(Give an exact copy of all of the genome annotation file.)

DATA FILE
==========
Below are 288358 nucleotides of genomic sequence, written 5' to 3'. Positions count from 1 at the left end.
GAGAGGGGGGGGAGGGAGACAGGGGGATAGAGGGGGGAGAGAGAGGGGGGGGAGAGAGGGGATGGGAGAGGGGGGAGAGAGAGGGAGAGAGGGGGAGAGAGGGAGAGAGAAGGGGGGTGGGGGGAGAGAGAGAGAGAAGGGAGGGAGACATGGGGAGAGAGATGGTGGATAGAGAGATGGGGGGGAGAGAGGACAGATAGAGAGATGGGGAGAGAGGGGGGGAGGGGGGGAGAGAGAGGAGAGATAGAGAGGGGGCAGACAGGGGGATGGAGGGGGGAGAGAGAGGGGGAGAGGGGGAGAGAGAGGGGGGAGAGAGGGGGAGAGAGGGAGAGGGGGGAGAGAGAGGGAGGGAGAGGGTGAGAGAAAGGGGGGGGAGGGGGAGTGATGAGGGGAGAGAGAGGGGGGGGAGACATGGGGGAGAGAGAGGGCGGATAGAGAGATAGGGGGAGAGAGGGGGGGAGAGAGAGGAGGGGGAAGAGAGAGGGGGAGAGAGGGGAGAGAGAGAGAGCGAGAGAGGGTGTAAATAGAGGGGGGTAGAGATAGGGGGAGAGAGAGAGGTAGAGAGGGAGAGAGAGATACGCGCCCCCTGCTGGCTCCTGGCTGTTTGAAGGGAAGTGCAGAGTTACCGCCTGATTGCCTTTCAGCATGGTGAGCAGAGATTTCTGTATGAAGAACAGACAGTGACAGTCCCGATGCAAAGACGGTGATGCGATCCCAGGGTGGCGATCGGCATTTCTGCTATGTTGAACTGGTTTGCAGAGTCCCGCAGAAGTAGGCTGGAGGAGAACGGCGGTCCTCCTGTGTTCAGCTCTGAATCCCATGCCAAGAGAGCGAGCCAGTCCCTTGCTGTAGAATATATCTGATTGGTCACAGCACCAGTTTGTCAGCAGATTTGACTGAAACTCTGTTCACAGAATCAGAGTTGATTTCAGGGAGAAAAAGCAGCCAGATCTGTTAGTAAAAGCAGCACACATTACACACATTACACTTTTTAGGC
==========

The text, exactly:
Below are 288358 nucleotides of genomic sequence, written 5' to 3'. Positions count from 1 at the left end.
GAGAGGGGGGGGAGGGAGACAGGGGGATAGAGGGGGGAGAGAGAGGGGGGGGAGAGAGGGGATGGGAGAGGGGGGAGAGAGAGGGAGAGAGGGGGAGAGAGGGAGAGAGAAGGGGGGTGGGGGGAGAGAGAGAGAGAAGGGAGGGAGACATGGGGAGAGAGATGGTGGATAGAGAGATGGGGGGGAGAGAGGACAGATAGAGAGATGGGGAGAGAGGGGGGGAGGGGGGGAGAGAGAGGAGAGATAGAGAGGGGGCAGACAGGGGGATGGAGGGGGGAGAGAGAGGGGGAGAGGGGGAGAGAGAGGGGGGAGAGAGGGGGAGAGAGGGAGAGGGGGGAGAGAGAGGGAGGGAGAGGGTGAGAGAAAGGGGGGGGAGGGGGAGTGATGAGGGGAGAGAGAGGGGGGGGAGACATGGGGGAGAGAGAGGGCGGATAGAGAGATAGGGGGAGAGAGGGGGGGAGAGAGAGGAGGGGGAAGAGAGAGGGGGAGAGAGGGGAGAGAGAGAGAGCGAGAGAGGGTGTAAATAGAGGGGGGTAGAGATAGGGGGAGAGAGAGAGGTAGAGAGGGAGAGAGAGATACGCGCCCCCTGCTGGCTCCTGGCTGTTTGAAGGGAAGTGCAGAGTTACCGCCTGATTGCCTTTCAGCATGGTGAGCAGAGATTTCTGTATGAAGAACAGACAGTGACAGTCCCGATGCAAAGACGGTGATGCGATCCCAGGGTGGCGATCGGCATTTCTGCTATGTTGAACTGGTTTGCAGAGTCCCGCAGAAGTAGGCTGGAGGAGAACGGCGGTCCTCCTGTGTTCAGCTCTGAATCCCATGCCAAGAGAGCGAGCCAGTCCCTTGCTGTAGAATATATCTGATTGGTCACAGCACCAGTTTGTCAGCAGATTTGACTGAAACTCTGTTCACAGAATCAGAGTTGATTTCAGGGAGAAAAAGCAGCCAGATCTGTTAGTAAAAGCAGCACACATTACACACATTACACTTTTTAGGC